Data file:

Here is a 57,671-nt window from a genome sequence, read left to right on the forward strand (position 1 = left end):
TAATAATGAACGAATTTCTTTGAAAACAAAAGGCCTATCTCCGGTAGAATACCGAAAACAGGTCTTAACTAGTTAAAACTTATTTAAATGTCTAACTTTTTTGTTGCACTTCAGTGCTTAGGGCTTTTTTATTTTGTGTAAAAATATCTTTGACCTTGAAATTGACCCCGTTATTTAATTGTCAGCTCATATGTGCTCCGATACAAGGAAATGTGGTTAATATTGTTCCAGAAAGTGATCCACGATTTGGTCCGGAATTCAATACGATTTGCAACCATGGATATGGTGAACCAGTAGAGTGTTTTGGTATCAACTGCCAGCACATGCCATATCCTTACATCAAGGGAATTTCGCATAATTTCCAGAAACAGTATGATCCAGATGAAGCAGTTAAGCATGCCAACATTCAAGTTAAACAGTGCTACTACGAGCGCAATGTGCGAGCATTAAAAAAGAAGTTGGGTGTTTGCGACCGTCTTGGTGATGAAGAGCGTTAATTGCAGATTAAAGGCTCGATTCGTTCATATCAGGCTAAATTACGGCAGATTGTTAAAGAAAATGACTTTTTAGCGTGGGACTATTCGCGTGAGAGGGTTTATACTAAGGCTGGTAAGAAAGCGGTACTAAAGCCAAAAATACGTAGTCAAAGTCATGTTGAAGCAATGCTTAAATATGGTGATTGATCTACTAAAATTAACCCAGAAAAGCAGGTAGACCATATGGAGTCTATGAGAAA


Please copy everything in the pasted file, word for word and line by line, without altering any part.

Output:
Here is a 57,671-nt window from a genome sequence, read left to right on the forward strand (position 1 = left end):
TAATAATGAACGAATTTCTTTGAAAACAAAAGGCCTATCTCCGGTAGAATACCGAAAACAGGTCTTAACTAGTTAAAACTTATTTAAATGTCTAACTTTTTTGTTGCACTTCAGTGCTTAGGGCTTTTTTATTTTGTGTAAAAATATCTTTGACCTTGAAATTGACCCCGTTATTTAATTGTCAGCTCATATGTGCTCCGATACAAGGAAATGTGGTTAATATTGTTCCAGAAAGTGATCCACGATTTGGTCCGGAATTCAATACGATTTGCAACCATGGATATGGTGAACCAGTAGAGTGTTTTGGTATCAACTGCCAGCACATGCCATATCCTTACATCAAGGGAATTTCGCATAATTTCCAGAAACAGTATGATCCAGATGAAGCAGTTAAGCATGCCAACATTCAAGTTAAACAGTGCTACTACGAGCGCAATGTGCGAGCATTAAAAAAGAAGTTGGGTGTTTGCGACCGTCTTGGTGATGAAGAGCGTTAATTGCAGATTAAAGGCTCGATTCGTTCATATCAGGCTAAATTACGGCAGATTGTTAAAGAAAATGACTTTTTAGCGTGGGACTATTCGCGTGAGAGGGTTTATACTAAGGCTGGTAAGAAAGCGGTACTAAAGCCAAAAATACGTAGTCAAAGTCATGTTGAAGCAATGCTTAAATATGGTGATTGATCTACTAAAATTAACCCAGAAAAGCAGGTAGACCATATGGAGTCTATGAGAAA